I had an interesting experience this year with my 7th graders that I want to share.
I had two sections of English and three Social Studies classes. I tried some different journal exercises this year in ELA, mostly from Christie Zimmer from Grace is Overrated. She has something called a “Lightning Round,” which I really like to use.
One Lightning Round we were using back in September or October was “Firsts”: first bike, first airplane ride, first whatever. The kids had to fill it in with their experiences. I like to do it along with them on the doc cam so they can read my responses, get to know me, and maybe get some ideas. One of the prompts was “First crush.” I couldn’t remember my first crush if my life depended on it because I’m O-L-D, so I told them they could also write the last or most recent one if they wanted.
I wrote “Doug.”
Low level chaos ensued. They were clamoring for information, and wasn’t I married?! (no!) and WHO IS DOUG? How old was he? What did he look like?
I told them a little, he works at my local Safeway, and I’ve had a light crush on him forever. We also had an interesting conversation on what is a crush, and can you be married and still have a crush on someone else? They had other questions and that’s how we spent the rest of the period. It was pretty much the same in my other English class.
And then a funny thing happened as time went on. They started to tease me about my crush, this Doug Thing, in very friendly and ok ways. They’d come in Monday morning and ask if I’d seen him over the weekend. They asked how often I “had to go shopping.” They threatened to go to the Windsor Safeway and see just who this Doug was. Yikes! I let them know that he worked in Santa Rosa, but I wasn’t divulging which store. They even offered me Starbuck’s cards so I could invite him out for coffee. Heh. How sweet!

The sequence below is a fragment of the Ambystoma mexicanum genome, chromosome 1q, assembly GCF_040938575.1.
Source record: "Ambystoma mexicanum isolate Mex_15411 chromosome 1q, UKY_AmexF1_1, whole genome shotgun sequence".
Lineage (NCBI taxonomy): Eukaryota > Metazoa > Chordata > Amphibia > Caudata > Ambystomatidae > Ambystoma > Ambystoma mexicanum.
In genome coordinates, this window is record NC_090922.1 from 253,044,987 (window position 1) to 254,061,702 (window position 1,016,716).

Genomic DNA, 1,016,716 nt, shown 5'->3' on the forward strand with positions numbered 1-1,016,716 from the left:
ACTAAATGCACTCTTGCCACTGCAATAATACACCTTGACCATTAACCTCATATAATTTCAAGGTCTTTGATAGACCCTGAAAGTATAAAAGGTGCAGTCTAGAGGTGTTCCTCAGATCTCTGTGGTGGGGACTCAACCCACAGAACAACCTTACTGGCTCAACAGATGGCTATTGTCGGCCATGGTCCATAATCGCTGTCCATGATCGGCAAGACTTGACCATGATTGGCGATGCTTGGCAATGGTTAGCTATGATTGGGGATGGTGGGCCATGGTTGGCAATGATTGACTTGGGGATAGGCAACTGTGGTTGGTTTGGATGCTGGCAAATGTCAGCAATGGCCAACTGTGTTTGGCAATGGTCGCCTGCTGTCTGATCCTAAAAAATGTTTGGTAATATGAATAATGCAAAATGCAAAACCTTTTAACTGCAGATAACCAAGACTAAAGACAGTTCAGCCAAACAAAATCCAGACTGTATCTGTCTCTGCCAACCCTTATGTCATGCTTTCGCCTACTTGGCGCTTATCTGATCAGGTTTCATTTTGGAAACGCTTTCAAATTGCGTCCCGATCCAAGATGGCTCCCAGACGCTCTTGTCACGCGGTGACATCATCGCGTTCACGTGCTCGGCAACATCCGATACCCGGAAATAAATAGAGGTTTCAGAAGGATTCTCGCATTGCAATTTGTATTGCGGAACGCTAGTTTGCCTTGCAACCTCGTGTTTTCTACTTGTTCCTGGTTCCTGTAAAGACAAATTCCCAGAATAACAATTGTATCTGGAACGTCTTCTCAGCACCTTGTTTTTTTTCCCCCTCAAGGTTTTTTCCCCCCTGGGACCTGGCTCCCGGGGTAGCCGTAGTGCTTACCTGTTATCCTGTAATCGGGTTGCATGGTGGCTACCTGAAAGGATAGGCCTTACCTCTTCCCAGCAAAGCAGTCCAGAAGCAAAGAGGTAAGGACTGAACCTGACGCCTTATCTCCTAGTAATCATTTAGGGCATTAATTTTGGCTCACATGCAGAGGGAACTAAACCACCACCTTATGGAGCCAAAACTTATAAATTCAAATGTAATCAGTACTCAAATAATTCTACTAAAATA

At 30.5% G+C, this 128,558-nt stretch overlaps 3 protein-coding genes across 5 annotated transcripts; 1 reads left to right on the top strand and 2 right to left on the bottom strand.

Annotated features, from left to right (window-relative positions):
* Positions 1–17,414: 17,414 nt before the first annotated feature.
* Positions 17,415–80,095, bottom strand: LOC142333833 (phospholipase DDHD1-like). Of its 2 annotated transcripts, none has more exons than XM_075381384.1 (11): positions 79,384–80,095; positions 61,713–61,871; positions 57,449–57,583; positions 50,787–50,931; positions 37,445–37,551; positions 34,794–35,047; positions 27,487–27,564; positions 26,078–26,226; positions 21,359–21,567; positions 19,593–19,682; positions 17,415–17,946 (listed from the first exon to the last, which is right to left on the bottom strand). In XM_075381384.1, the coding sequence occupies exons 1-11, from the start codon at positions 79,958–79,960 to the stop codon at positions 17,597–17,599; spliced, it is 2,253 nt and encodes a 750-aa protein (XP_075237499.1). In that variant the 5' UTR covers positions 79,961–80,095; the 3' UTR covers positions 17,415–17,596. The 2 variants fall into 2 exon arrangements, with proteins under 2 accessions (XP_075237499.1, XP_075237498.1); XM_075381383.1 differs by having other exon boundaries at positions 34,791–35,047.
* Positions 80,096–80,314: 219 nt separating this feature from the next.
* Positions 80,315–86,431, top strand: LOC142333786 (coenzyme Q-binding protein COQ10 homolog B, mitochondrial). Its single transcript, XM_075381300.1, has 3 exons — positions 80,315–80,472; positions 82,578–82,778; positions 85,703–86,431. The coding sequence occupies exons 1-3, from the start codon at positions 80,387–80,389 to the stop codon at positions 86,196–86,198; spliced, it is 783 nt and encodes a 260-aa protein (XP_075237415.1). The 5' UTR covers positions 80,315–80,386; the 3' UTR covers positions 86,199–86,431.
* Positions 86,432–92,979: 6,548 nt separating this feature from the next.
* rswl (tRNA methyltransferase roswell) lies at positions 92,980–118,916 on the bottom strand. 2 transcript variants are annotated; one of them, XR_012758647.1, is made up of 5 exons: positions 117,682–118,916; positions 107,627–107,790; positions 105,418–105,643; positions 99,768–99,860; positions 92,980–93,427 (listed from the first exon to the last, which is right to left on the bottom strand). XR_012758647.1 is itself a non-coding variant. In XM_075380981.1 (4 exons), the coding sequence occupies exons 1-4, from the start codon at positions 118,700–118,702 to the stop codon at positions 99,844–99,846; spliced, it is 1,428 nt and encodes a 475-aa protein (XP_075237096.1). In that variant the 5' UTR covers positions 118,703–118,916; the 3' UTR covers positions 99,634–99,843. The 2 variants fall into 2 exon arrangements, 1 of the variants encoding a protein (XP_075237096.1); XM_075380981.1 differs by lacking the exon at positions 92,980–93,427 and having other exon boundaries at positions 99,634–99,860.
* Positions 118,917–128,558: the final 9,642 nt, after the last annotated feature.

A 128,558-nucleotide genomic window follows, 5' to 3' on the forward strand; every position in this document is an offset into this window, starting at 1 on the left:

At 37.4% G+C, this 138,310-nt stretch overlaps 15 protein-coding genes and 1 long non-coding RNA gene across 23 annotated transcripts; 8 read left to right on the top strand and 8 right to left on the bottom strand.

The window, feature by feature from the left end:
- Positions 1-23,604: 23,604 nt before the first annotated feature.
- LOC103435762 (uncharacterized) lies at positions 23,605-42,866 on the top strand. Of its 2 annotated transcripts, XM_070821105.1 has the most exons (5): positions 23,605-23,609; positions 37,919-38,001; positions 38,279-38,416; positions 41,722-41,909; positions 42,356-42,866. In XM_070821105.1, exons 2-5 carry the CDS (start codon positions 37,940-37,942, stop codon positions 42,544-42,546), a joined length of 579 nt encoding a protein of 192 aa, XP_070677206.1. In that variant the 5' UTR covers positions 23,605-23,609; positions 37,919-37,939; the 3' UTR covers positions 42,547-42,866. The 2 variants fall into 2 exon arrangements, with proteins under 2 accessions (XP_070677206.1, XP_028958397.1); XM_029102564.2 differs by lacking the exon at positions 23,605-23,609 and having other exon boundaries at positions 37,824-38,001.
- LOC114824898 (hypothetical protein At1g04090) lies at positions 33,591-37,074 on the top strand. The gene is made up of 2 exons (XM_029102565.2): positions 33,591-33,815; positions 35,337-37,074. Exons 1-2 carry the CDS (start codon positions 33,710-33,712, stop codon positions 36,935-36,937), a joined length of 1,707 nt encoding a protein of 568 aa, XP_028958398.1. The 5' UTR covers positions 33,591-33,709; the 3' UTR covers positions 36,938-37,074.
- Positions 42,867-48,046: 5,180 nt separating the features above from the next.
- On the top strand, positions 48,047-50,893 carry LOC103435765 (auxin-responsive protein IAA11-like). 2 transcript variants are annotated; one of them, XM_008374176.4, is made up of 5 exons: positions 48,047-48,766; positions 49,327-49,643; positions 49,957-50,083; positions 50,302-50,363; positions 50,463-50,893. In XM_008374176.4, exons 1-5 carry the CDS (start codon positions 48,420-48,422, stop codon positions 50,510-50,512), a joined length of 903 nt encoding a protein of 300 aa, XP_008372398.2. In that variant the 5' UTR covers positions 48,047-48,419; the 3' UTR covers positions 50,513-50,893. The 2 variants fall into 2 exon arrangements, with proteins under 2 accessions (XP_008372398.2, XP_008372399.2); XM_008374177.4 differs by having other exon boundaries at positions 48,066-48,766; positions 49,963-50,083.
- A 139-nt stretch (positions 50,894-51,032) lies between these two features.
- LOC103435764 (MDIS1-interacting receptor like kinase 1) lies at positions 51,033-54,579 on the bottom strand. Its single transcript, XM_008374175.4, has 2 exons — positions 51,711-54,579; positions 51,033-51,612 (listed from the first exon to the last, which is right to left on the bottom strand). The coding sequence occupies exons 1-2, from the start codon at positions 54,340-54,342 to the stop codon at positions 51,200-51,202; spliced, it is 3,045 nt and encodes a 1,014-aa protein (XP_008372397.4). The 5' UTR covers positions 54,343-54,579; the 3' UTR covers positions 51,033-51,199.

One day in history class (most of the students in my English classes are in my history classes as well), we were reviewing the reading and I asked some question about who did this or that, and someone yelled out “Doug!” I couldn’t help but laugh, as did my ELA students, so we had to explain to the not-in-the-know kids what we were talking about. Eventually the story of Ms. Gonzalez’s crush on Safeway Doug was known in ALL. MY. CLASSES.
A student who had left the school before the Doug Thing began, came back in the early spring. He was in both of my classes, and one day someone called out “Doug” as an answer to a history question, and the student asked “Who’s Doug?” A classmate responded, “You’ll catch on.” It was then that I finally realized just how pervasively this Doug Thing had became part of our classroom culture!
And while pondering this phenomenon, it dawned on me that it had actually made my relationship with my classes closer this year. I think that the kids got to see a teacher in a different light, a more human, frail, vulnerable light, and that, yes, we’re more similar to them than they realized. Students probably don’t get much of a chance to tease their teachers either, and I was good natured about it, so that changed our class dynamics as well.
I’m sure that my students won’t remember a lot of specific lessons about English or medieval world history, but they will forever remember that their 7th grade teacher had a crush on Doug. And I can’t help but smile when I think of that.